Not satire! This piece is not satire! Everything here can be found in the citations named.
In 1984 during the Presidential debate between Mondale and Reagan Marvin Kalb famously asked about Reagan’s belief in a biblical nuclear Armageddon. Reagan replied that he had engaged in “some philosophical discussions” on “the biblical prophecies of what would portend the coming of Armageddon.” Reagan further stated that “a number of theologians for the last decade or more” both believe in a biblical Armageddon and believe that “the prophecies are coming together” but no one knows if it “is a thousand years away or the day after tomorrow.” (Commission on Presidential Debates, 1984). Reagan followed it up by saying that he does not act upon any belief in a biblical nuclear Armageddon in his role as the president of the United States. After that debate Reagan dropped in the polls and is even rumored to have walked off the stage saying “I blew it.”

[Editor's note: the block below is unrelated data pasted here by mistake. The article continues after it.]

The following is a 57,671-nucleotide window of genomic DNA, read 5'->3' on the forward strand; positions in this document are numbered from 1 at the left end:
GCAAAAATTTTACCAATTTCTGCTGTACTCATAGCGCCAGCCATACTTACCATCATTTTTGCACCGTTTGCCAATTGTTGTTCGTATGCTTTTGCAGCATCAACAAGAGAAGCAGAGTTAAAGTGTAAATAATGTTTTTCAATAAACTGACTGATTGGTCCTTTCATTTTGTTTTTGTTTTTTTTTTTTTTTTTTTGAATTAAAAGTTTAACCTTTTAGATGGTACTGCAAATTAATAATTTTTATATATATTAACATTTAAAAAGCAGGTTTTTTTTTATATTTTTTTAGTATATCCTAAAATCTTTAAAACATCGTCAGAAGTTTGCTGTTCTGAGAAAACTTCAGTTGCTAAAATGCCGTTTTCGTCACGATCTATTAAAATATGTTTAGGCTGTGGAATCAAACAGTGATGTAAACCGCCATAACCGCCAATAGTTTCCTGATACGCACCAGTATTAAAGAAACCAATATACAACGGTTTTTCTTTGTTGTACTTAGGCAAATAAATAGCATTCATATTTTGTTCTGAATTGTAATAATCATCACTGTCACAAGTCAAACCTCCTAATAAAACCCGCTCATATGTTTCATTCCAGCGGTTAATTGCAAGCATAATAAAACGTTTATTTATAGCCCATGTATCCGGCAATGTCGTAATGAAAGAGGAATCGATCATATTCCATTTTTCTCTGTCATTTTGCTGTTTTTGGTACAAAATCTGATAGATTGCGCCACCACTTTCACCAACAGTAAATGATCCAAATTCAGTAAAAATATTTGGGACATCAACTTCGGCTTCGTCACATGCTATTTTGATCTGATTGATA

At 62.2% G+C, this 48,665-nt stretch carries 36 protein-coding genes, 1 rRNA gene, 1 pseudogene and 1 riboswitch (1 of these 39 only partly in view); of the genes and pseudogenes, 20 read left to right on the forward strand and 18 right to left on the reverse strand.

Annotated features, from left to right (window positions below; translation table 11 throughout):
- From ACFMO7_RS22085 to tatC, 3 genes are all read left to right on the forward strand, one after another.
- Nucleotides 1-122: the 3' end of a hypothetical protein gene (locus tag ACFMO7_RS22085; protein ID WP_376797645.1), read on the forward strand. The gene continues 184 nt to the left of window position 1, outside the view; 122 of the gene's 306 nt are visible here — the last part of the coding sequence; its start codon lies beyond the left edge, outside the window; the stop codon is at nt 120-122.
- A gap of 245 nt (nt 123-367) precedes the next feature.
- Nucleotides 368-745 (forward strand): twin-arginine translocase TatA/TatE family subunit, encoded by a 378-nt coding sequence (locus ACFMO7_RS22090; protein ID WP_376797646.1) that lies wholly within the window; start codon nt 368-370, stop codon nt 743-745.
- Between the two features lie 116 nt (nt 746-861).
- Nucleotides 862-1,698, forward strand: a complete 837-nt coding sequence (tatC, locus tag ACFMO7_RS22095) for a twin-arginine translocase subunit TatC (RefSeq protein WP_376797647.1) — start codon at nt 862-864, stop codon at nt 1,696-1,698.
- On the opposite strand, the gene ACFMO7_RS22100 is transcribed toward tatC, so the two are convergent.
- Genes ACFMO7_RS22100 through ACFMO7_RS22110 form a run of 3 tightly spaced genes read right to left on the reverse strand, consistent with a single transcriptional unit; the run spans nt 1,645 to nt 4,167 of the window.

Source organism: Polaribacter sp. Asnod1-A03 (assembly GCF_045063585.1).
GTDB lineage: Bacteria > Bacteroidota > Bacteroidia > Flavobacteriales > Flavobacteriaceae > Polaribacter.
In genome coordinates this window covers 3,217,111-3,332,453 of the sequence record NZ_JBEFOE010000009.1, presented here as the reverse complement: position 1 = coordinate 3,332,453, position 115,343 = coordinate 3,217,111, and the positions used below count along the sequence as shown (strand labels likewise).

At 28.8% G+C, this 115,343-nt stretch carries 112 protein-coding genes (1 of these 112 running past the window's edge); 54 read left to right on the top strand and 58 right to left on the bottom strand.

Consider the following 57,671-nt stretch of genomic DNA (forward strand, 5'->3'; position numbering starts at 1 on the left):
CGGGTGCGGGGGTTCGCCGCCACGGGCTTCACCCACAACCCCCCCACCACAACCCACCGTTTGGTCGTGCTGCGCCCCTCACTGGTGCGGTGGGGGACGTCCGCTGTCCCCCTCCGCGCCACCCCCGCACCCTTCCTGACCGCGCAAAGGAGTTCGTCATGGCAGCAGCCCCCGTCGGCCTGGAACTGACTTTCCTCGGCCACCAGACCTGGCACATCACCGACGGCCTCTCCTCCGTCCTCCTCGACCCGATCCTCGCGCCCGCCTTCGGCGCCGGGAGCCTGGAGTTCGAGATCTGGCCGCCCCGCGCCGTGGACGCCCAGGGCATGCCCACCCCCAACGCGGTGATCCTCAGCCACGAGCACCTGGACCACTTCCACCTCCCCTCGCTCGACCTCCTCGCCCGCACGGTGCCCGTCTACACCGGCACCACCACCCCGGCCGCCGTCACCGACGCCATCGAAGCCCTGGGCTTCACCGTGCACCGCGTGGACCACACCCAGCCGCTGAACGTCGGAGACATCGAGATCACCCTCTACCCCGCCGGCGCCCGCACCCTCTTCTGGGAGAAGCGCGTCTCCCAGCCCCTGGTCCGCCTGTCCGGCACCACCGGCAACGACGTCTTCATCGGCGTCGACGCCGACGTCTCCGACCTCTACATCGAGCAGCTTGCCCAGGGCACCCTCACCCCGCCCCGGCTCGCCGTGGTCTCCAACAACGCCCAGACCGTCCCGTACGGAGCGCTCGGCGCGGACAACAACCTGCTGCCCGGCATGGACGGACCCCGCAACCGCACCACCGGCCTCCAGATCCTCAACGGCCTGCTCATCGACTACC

What Reagan didn’t blow was the question on Armageddon. He was prepared for someone to ask about his belief in prophecy and his answer is what scholars call polysemous, speaking multiple messages to different audiences in the same address. Reagan knew that a huge portion of his base were evangelical and believed in a biblical Armageddon (somewhere between 20-60% of the United States in 1984, estimates vary greatly depending on how “evangelical” is presented in the questionnaire) and he needed to make sure they were not insulted by his answer. He also knew that there had been a significant amount of push-back from the press regarding his statements about biblical prophesy and that push-back represented a high level of anxiety in the public sphere about what Reagan actually believes. His answer both lets evangelicals know he considers biblical prophesy legitimate and worth engaging with “many theologians” as well as directly answers the concerns that his beliefs mean he cannot be trusted with the safety of the United States.